Rob Roper's 2012 acoustic release features Paul Ermisch on violin, with 5 new songs and 3 old songs with new acoustic arrangements.
released December 4, 2012
Rob Roper: Lead Vocal, 6 and 12-string Acoustic Guitars
Paul Ermisch: Violin
Peggy Dennis: Backing Vocals
Daren Hahn: Cajon, Djembe, Lap Snare, Shaker
Brian Hunter: Electric Bass
Mary Stribling: Double Bass (Upright Bass)
Hannah Alkire: Cello
Dave Firestine: Mandolin
Recording Engineer: Brian Hunter
Mixed by Rob Roper and Brian Hunter
Album Photography and Artwork design by Scott McCormick
Produced by Rob Roper and Brian Hunter
"On his last effort, 2011's Misfit, Rob Roper more than proved that he had sharp songwriting skills and a knack for penning some pretty damn witty lyrics. There's more of that on the new The Other Side of Nowhere, but musically, this release is more of a stripped-down affair with primarily acoustic instruments, a setting that works quite well with Roper's writing, bringing his lyrics more to the forefront. Roper says he originally intended to make a duo album with violinist Paul Ermisch, with whom he's been performing as a two-piece for the past few years, but during the recording process, more players were brought in, including percussionist Daren Hahn. While Misfit might rock a bit more, The Other Side of Nowhere is equally engaging and potent." --Jon Solomon, The Westword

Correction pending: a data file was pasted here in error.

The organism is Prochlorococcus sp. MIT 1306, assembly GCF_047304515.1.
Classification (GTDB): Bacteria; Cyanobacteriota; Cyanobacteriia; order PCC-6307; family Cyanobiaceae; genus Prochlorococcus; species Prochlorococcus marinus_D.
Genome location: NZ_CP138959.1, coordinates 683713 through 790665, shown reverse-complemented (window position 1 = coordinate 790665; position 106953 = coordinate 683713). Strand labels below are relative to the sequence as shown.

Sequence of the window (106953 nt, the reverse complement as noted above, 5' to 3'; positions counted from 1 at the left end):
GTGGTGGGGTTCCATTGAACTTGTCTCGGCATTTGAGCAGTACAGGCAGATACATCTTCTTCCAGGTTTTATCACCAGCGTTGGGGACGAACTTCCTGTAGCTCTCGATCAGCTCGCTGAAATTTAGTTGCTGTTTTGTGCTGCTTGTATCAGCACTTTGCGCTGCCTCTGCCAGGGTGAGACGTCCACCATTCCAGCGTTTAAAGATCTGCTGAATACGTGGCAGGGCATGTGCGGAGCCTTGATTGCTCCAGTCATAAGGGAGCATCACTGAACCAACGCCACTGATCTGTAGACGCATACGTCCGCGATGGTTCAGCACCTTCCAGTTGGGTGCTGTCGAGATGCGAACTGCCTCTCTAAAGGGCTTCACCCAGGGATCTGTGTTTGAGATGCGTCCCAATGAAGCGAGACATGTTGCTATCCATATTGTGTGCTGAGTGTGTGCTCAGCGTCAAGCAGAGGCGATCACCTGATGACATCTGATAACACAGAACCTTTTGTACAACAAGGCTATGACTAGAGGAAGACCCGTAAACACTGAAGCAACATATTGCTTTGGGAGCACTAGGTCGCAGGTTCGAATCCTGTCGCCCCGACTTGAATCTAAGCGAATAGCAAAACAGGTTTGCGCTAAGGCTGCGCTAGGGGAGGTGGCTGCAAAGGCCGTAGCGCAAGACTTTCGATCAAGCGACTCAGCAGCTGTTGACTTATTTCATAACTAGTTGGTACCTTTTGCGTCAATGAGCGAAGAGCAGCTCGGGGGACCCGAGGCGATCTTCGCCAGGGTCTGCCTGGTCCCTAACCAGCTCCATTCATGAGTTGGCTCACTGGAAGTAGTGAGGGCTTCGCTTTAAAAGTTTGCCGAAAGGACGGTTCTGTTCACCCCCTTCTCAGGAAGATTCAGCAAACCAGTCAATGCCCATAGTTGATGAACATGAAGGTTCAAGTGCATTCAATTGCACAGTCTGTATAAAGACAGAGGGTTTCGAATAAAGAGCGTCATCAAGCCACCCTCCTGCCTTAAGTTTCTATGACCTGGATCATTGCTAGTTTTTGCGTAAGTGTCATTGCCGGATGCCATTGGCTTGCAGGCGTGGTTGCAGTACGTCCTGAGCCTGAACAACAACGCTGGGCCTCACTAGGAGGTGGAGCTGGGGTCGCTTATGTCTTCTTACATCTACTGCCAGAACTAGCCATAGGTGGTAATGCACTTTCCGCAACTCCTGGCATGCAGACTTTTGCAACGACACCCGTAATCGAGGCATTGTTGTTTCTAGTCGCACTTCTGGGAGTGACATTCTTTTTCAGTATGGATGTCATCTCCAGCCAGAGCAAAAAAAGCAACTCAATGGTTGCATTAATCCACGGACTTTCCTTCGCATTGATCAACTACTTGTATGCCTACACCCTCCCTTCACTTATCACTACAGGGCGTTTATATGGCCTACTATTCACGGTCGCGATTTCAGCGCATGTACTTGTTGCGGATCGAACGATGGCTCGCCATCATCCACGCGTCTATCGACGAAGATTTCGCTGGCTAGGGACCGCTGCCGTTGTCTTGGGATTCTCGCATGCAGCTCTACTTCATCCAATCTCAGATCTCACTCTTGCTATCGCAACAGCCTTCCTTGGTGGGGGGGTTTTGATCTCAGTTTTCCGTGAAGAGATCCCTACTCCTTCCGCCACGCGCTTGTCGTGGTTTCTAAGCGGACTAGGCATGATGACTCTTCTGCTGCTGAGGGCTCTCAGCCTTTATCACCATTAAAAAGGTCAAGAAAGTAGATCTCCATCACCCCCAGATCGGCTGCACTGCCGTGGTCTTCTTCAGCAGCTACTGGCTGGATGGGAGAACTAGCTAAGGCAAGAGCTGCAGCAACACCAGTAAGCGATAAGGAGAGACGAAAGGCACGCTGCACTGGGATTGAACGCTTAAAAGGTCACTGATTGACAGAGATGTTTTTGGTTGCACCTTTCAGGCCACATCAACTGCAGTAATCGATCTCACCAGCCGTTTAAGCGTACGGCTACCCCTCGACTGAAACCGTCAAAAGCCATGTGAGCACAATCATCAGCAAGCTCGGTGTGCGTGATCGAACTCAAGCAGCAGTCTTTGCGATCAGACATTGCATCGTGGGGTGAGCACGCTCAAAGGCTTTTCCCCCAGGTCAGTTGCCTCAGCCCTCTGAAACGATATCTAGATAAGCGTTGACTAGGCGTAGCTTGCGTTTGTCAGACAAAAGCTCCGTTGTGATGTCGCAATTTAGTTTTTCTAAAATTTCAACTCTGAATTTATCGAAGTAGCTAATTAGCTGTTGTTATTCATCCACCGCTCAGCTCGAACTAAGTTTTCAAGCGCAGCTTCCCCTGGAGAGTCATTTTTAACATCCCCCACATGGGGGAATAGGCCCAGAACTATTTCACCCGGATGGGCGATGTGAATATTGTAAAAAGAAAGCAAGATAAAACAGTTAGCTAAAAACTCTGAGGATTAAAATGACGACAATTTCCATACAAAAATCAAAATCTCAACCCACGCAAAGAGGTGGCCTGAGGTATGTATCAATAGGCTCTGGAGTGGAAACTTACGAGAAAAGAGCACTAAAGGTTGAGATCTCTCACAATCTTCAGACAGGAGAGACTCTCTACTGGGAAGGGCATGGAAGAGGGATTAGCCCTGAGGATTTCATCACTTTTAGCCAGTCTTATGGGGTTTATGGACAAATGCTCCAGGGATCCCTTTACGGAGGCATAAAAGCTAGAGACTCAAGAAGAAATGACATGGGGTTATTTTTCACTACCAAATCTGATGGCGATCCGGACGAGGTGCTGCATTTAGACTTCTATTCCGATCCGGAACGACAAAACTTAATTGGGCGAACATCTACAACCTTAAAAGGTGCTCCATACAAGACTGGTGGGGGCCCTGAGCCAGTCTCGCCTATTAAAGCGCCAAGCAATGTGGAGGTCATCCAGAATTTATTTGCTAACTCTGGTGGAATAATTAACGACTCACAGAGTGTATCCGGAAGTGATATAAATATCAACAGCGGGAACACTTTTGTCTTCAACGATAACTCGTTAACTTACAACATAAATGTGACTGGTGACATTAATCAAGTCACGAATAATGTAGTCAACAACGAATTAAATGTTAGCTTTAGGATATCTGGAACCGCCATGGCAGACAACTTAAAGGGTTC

"...'The Other Side of Nowhere' is all about the music, with four new originals, a stellar cover and new arrangements of three previously-released tunes. Roper sounds terrific here, with 'Sea of Hope,' the title track, and 'The Man in the Movies' the best of the new songs. His cover of Timmy Riordan's 'Trouble on the Way' is a delight, as are the newly-arranged renditions of 'Misfit' and 'Let it Go.' It's time you got to know Rob Roper." --Jeffrey Sisk, The Daily News, 4 stars.
"Rob Roper brings occasional violin and drum instrumentation out alongside his eloquent guitar work on his new record The Other Side of Nowhere. The title track is the most definitive of Roper’s sound: a bit slow, yet melodic; ambient, yet strangely catchy. It is acoustic rock with Roper’s own unique touch on it, and it echoes with Colorado flavor.
Roper has been in Denver since 2000. The influence of Colorado culture is very present in his songs, especially the track “Let’s go to the Mountains.” His music sounds like what you would hear in a small high-country café, there are touches of country as well as some faster paced rock riffs that stand out at just the right times. The album is a great listen to put your mind in a happy, mellow mood, you may just catch yourself “Falling Into Heaven." --Tim Wenger, Colorado Music Buzz magazine
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